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Cindy Bradford then spoke for a few minutes about the journey the neighborhood has taken so far to get to this point, and also about the work still to do (there are about 4 other entrances to the neighborhood that will need signs).

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Finally, it was time for the dedication. Cindy Bradford and Doraville Mayor, Donna Pittman did the honors of cutting the ribbons wrapped around the entrance sign.

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Here are members of the sign committee, enjoying the  fruits of their labor.  From left-to-right: Coni Binkley, Rick Dovi, Tim Snyder, Joseph Geierman, Cindy Bradford, Nina Yakubov (photo by Bob Kelley):

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It was a great event that brought people from all over Northwoods and Doraville together. There was even confetti and a champagne mimosa toast to commemorate the occasion. Most importantly, it was an awesome reminder of it every day when people drive into the neighborhood now.

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You can view more pictures at the Historic Northwoods Neighborhood Facebook group.

Here is the press release that was sent out to press about this event:

July 3, 2012

New neighborhood entrance signs reflect

 Northwoods’ mid-century heritage

 

DORAVILLE   For Northwoods, one of the oldest and largest neighborhoods in Doraville, everything old is new again as residents prepare to unveil new signage at the first of four main entrances into the community.  The dedication ceremony for the first sign is planned for July 14 at 8 a.m. at the intersection of Buford Highway and McClave Drive.

 

Construction of the new mid-century inspired signs, designed by Northwoods resident Michael Halbert, was prompted in part by the quiet bedroom community’s nomination to be placed on the National Trust for Historic Preservation’s National Register.  Once the designation is awarded, the subdivision will share the honor with other Atlanta-area National Register communities such as Inman Park and Avondale Estates.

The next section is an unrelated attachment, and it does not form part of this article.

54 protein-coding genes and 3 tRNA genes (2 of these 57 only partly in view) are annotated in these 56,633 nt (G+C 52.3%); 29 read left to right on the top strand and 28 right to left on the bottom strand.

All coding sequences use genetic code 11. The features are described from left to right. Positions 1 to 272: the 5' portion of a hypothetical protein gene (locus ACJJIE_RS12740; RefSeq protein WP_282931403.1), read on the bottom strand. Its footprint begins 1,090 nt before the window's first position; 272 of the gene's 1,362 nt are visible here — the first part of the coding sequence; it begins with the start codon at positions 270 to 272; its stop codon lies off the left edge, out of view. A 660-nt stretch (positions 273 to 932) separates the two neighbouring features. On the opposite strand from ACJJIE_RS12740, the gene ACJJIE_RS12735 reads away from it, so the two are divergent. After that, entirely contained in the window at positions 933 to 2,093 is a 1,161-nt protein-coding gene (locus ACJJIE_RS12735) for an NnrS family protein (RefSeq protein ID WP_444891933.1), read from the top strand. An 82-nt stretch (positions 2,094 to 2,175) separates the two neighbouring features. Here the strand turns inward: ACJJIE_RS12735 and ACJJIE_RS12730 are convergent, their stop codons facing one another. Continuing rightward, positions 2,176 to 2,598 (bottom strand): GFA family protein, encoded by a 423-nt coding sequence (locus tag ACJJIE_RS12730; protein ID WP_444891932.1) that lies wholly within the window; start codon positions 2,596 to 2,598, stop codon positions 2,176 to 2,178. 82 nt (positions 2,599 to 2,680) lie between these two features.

For over half a century, Northwoods  has been credited with being the only “California-style” tract community of ranch homes in Georgia.  The planned community, a novel concept in the 1950s, featured homes designed by Mastin & Summer, two parks, churches, the first shopping center in Doraville, schools designed by Atlanta master architect John Portman, and a professional office building. When completed, it was virtually a village within a city. Located just inside the perimeter, the neighborhood has grown over the years to nearly 1,000 homes.  Eighty-nine percent of them were originally built in the mid-century architectural style in the 1950s, a style whose popularity is resurfacing today as many new homeowners crave the “retro” look for their homes and interior designs.

 

The new signage is but one example of the mid-century inspired renaissance occurring in Northwoods.  Home owners are actively renovating, bringing their homes back to their original look, and even going so far as to install new mailboxes with the clean lines inherent to the mid-century style.

 

All of the new signs were totally funded by Northwoods residents’ donations and construction is being done by Signworks Unlimited. The additional signs will be installed over the coming months.